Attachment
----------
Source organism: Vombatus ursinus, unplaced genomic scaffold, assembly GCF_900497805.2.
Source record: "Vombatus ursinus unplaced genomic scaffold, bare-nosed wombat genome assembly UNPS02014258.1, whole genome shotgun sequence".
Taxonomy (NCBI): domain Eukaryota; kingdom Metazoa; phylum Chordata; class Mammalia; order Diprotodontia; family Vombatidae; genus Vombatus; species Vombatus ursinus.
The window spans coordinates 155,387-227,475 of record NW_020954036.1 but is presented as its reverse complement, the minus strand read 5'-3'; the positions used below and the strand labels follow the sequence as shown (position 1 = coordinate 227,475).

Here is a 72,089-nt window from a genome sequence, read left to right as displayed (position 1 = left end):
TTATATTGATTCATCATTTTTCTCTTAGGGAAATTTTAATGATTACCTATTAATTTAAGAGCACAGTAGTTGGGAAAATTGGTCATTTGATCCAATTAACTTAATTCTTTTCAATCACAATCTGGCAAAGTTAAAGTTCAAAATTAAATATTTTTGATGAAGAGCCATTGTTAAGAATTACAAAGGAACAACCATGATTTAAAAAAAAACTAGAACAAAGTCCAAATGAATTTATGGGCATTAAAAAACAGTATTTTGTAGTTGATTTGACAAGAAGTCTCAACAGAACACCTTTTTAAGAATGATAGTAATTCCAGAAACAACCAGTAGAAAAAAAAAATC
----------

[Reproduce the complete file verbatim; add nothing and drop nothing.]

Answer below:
Source organism: Vombatus ursinus, unplaced genomic scaffold, assembly GCF_900497805.2.
Source record: "Vombatus ursinus unplaced genomic scaffold, bare-nosed wombat genome assembly UNPS02014258.1, whole genome shotgun sequence".
Taxonomy (NCBI): domain Eukaryota; kingdom Metazoa; phylum Chordata; class Mammalia; order Diprotodontia; family Vombatidae; genus Vombatus; species Vombatus ursinus.
The window spans coordinates 155,387-227,475 of record NW_020954036.1 but is presented as its reverse complement, the minus strand read 5'-3'; the positions used below and the strand labels follow the sequence as shown (position 1 = coordinate 227,475).

Here is a 72,089-nt window from a genome sequence, read left to right as displayed (position 1 = left end):
TTATATTGATTCATCATTTTTCTCTTAGGGAAATTTTAATGATTACCTATTAATTTAAGAGCACAGTAGTTGGGAAAATTGGTCATTTGATCCAATTAACTTAATTCTTTTCAATCACAATCTGGCAAAGTTAAAGTTCAAAATTAAATATTTTTGATGAAGAGCCATTGTTAAGAATTACAAAGGAACAACCATGATTTAAAAAAAAACTAGAACAAAGTCCAAATGAATTTATGGGCATTAAAAAACAGTATTTTGTAGTTGATTTGACAAGAAGTCTCAACAGAACACCTTTTTAAGAATGATAGTAATTCCAGAAACAACCAGTAGAAAAAAAAAATC